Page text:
Louise and Steve also run B&B in some of the neighbouring buildings. King John’s Hunting Lodge Housed in a half-timbered building in the middle of medieval Axbridge, this museum illustrates the history, geology and community of the village and the surrounding area, with exhibits such as civilian life in Somerset during World War II, prehistoric caves found nearby, as well as those on local prehistory, the Roman period, and Saxon history. There’s also a museum shop where you can pick up gifts of local interest. Wells & Mendip Museum The permanent collections in the Wells Museum, which was established by a member of the Wells Natural History and Archaeological Society in 1894, document the region’s history, from an intriguing collection of Stone Age artefacts, to an important collection of minerals and fossils, and social history artefacts dating from the 18th century. For more information on characterful places to stay, local food and drink, and nearby outdoor activities, see our Green Traveller's Guide to the Mendip Hills.

  • Local Attractions in the Lake District

    The owners are also keen to protect natural habitats and conserve local wildlife such as the native red squirrel. One of the very best things to do is to wander along Crowdundle Beck towards the partially restored watermill, trying to spot local wildlfie in the woods along the way. Be sure to visit the tea room if you get peckish - the owners put as much emphasis on quality handmade food as they do on top notch arts exhibits. Brantwood Historic House Brantwood is the former home of John Ruskin, the leading English art critic of the Victorian era. Visit the Dove Cottage tearoom and pick up snacks made from high-quality local produce. Wordsworth House Take a step back in time and explore poetry giant William Wordsworth's childhood home. There are also daily ten-minute walks, poetry readings and children's trails, plus a full programme of family activities during the summer holidays. For information on characterful places to stay, local food and drink, and nearby outdoor activities, see our Green Traveller's Guide to the Lake District

  • Local attractions in Arnside & Silverdale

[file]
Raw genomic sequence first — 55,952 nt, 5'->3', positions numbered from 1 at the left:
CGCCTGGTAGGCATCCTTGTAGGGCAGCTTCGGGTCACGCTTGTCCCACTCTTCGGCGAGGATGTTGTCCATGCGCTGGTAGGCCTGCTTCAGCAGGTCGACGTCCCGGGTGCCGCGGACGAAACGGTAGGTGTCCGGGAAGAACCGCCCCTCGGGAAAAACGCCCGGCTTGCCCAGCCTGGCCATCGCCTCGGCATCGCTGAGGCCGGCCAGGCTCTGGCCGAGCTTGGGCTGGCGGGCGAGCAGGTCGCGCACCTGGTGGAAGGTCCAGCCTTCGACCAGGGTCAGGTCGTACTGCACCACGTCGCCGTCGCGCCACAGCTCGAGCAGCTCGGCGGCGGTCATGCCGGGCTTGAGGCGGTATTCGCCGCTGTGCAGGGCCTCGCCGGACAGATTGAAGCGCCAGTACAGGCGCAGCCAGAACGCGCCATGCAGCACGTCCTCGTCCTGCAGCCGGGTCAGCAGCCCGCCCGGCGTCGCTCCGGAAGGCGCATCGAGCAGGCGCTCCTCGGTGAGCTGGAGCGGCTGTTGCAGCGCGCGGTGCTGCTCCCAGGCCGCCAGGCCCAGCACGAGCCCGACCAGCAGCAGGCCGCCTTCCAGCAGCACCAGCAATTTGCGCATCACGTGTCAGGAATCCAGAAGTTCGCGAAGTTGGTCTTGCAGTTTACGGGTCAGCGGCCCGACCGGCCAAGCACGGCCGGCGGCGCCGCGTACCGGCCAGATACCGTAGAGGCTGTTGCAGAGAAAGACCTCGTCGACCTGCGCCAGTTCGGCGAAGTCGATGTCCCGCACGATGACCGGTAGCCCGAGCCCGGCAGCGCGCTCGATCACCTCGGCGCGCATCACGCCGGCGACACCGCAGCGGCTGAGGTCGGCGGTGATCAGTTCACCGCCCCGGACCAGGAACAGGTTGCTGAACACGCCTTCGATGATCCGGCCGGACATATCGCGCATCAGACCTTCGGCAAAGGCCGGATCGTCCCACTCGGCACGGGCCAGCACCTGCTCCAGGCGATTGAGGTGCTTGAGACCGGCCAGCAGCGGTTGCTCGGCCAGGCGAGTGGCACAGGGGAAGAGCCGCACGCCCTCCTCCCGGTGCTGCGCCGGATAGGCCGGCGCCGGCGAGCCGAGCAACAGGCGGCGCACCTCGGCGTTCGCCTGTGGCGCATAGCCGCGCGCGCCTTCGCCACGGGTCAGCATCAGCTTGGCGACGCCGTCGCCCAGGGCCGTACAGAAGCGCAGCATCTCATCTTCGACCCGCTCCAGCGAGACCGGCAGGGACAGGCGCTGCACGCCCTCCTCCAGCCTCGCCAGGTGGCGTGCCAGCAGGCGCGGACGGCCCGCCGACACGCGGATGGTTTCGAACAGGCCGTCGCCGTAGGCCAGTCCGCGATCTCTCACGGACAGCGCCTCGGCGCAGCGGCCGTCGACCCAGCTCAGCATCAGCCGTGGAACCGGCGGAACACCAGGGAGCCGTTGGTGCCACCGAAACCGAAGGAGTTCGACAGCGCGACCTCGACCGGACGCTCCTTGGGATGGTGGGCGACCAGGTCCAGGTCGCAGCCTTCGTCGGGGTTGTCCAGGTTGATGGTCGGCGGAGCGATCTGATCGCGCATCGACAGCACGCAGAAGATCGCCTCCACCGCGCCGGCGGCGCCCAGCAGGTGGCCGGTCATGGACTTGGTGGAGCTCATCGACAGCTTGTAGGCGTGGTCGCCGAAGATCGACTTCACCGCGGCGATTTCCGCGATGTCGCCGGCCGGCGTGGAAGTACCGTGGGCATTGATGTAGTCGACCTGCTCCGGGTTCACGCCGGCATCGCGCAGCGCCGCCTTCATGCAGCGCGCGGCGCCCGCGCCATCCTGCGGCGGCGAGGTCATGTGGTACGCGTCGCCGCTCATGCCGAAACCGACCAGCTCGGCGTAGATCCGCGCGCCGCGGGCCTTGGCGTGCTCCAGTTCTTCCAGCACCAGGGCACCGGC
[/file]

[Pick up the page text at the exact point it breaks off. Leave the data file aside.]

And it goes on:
Pop in for afternoon tea at the Old Post Office Tea Room or for a pint at the unbearably attractive Wheatsheaf Inn, which has been welcoming guests since 1609 - first as a farmhouse providing meals to local farm labourers and later as a coaching stop for folk travelling from Lancaster to Carlisle. For ideas on nearby places to stay, local food and drink and outdoor adventure activities: Green Traveller's Guide to Arnside & Silverdale

  • Local Visitor Attractions in Northumberland National Park

    Following a Scottish raid the previous year when William Wallace allegedly burnt women and children to death in the local abbey, Chillingham Castle became base-camp for King Edward’s 1298 counter attack. Explore a working forge, (donated by local blacksmith Arthur Grimwood), complete with tools, hearth, bellows and a bottle of his favourite tipple; examine railway memorabilia celebrating the Border Counties and Wannie Lines; listen to heritage recordings of locals talking about their lives in Northumberland and dress up in replica military costume to find out more about the Reiver raiders. Hexham Old Gaol Step inside the oldest purpose-built prison in England, constructed in June 1330 and ruled over by the fearsome Archbishop of York. After you’ve absorbed all the facts, you’ll be all set to explore this well-excavated Roman auxiliary fort complete with military buildings, stores, house and two bathhouses. Mr George's Museum of Time This watch and clock museum in Haltwhistle centres around the 'Mr George the clock man' series of children's stories written by local author Diana Bell, which charted the adventures of a watch repairer and his daughter as they travelled around Northumberland. For more information on characterful places to stay, local food and drink, and nearby outdoor activities, see our Green Traveller's Guide to Northumberland National Park